This motion concerns four (4) filed claims surrounding the partial taking of property at 80 Lake Street and 90 Lake Street in the City of White Plains taken by the State in connection with a highway project along the Cross-Westchester Expressway. Title to all properties was appropriated by the State of New York on April 4, 2006. Two of these claims[2] are trade fixture claims brought by the tenant, Mazur Brothers, Inc., with reference to the claimed trade fixtures at 80 Lake Street, where it operated its furniture showroom [Claim No. 112661], and with reference to claimed trade fixtures at 90 Lake Street, where it operated its warehouse [Claim No. 112658]. Although a separate building it leased at 62 Lake Street for a children’s furniture retail store was not appropriated, the tenant includes allegations that it is entitled to compensable damage to fixtures there in Claim Number 112661.

Claimants seek a protective order relative to Notices to Produce apparently served on all claimants by the State of New York on the four claims. The State of New York, according to the moving papers, “ seek[s] ‘a copy of each written “consent” issued by the claimant, Mazur Brothers Realty, Inc., or its successor, Landlord to the Tenant, the Claimant Mazur Bros., Inc., for “changes and alternations” of the demised premises, under the terms of Article 10 of a lease between them dated, August 1, 1998.’ ” [Affirmation in Support of Motion by Michael Rikon, ¶ 2].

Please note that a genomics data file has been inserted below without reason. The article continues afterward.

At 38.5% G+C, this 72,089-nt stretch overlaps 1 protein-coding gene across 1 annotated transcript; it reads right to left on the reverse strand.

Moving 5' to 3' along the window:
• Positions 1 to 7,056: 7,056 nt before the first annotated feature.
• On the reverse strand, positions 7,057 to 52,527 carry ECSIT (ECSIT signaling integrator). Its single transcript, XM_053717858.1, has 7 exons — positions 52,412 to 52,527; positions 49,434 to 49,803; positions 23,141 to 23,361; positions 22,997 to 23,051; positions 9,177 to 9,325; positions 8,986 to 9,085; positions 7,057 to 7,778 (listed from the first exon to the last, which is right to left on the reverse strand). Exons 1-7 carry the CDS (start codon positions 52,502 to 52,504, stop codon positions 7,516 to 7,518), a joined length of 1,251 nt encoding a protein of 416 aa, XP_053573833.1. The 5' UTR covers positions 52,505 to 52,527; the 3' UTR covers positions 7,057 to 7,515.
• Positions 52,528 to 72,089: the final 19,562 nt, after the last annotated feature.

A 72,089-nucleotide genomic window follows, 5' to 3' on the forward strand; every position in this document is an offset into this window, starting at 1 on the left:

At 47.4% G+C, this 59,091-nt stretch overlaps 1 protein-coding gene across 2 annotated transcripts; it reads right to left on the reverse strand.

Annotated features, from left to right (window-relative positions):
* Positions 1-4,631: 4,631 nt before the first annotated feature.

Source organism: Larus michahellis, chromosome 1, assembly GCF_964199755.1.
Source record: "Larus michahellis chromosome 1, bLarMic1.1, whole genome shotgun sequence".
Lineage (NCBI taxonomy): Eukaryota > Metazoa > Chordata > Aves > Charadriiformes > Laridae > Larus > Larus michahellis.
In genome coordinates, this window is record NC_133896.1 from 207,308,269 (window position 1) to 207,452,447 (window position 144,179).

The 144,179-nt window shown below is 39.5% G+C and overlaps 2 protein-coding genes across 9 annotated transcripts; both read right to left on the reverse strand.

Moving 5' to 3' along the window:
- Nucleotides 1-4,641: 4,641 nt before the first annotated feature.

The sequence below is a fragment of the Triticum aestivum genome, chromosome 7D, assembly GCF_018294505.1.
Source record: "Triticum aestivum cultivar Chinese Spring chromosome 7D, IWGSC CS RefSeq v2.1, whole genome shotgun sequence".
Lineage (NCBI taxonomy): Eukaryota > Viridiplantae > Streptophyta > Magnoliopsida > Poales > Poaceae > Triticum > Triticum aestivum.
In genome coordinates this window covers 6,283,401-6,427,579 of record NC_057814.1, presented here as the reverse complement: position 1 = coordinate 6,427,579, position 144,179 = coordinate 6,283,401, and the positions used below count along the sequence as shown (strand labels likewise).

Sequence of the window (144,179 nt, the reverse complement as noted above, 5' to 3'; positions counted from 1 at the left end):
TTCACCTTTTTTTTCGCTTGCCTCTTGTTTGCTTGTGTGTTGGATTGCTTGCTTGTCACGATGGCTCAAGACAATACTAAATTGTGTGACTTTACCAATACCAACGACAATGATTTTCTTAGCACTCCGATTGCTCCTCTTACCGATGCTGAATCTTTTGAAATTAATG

Claimants - all of them - apparently responded to the request indicating that there were no such documents, in that the president of each entity was Herman Press, and he “. . . did not seek his own written approval to conduct alterations. The documents do not exist. As is set forth in the documents which are annexed as Exhibit C[3], the two entities conducted their businesses and conduct appropriately and consistent with legal requirements imposed by the law.” [Ibid. ¶9]. Counsel then continues with “[t]he validity of the Claimants’ ownership to the trade fixtures is not at issue and there have been no competing claims filed for the trade fixtures.” [Ibid. ¶10]. Counsel further states “[a] trade fixture Claimant is only required to prove that it was the owner of the property acquired on the date of title vesting,” and then cites to EDPL §505[4] and Matter of Village of Port Chester v Sorto, 14 AD3d 570 (2d Dept 2005) in support of this precept. [Affirmation in Support of Motion by Michael Rikon, ¶ 14]. To say that a trade fixture claimant is “only” required to prove that it was the owner of the property at the time title vested somewhat begs the question, however, and does not appear to be what was required of the claimant in the case cited. Matter of Village of Port Chester v Sorto, supra.